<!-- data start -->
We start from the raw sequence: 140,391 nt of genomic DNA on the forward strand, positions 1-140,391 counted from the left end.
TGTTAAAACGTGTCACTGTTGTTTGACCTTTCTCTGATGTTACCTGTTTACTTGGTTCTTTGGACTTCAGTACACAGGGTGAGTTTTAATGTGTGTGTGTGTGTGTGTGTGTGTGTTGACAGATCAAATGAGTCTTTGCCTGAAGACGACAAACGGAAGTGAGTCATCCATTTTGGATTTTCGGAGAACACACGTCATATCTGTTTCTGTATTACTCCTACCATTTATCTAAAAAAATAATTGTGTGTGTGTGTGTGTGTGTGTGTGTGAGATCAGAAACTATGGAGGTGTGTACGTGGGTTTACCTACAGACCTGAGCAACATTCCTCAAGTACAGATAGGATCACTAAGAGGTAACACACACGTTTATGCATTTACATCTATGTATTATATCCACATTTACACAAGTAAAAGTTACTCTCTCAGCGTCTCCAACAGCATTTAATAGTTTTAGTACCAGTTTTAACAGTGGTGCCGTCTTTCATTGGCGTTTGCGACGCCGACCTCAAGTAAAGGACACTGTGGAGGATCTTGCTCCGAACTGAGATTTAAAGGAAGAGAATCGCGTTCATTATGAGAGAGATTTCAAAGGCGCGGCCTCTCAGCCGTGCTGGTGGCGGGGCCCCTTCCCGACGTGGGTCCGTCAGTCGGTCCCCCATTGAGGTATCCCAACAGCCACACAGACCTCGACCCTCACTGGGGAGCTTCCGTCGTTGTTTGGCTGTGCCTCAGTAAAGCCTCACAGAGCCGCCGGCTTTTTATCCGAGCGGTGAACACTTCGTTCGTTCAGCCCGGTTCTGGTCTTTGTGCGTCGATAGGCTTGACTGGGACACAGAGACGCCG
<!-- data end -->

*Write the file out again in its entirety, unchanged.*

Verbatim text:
We start from the raw sequence: 140,391 nt of genomic DNA on the forward strand, positions 1-140,391 counted from the left end.
TGTTAAAACGTGTCACTGTTGTTTGACCTTTCTCTGATGTTACCTGTTTACTTGGTTCTTTGGACTTCAGTACACAGGGTGAGTTTTAATGTGTGTGTGTGTGTGTGTGTGTGTGTTGACAGATCAAATGAGTCTTTGCCTGAAGACGACAAACGGAAGTGAGTCATCCATTTTGGATTTTCGGAGAACACACGTCATATCTGTTTCTGTATTACTCCTACCATTTATCTAAAAAAATAATTGTGTGTGTGTGTGTGTGTGTGTGTGTGAGATCAGAAACTATGGAGGTGTGTACGTGGGTTTACCTACAGACCTGAGCAACATTCCTCAAGTACAGATAGGATCACTAAGAGGTAACACACACGTTTATGCATTTACATCTATGTATTATATCCACATTTACACAAGTAAAAGTTACTCTCTCAGCGTCTCCAACAGCATTTAATAGTTTTAGTACCAGTTTTAACAGTGGTGCCGTCTTTCATTGGCGTTTGCGACGCCGACCTCAAGTAAAGGACACTGTGGAGGATCTTGCTCCGAACTGAGATTTAAAGGAAGAGAATCGCGTTCATTATGAGAGAGATTTCAAAGGCGCGGCCTCTCAGCCGTGCTGGTGGCGGGGCCCCTTCCCGACGTGGGTCCGTCAGTCGGTCCCCCATTGAGGTATCCCAACAGCCACACAGACCTCGACCCTCACTGGGGAGCTTCCGTCGTTGTTTGGCTGTGCCTCAGTAAAGCCTCACAGAGCCGCCGGCTTTTTATCCGAGCGGTGAACACTTCGTTCGTTCAGCCCGGTTCTGGTCTTTGTGCGTCGATAGGCTTGACTGGGACACAGAGACGCCG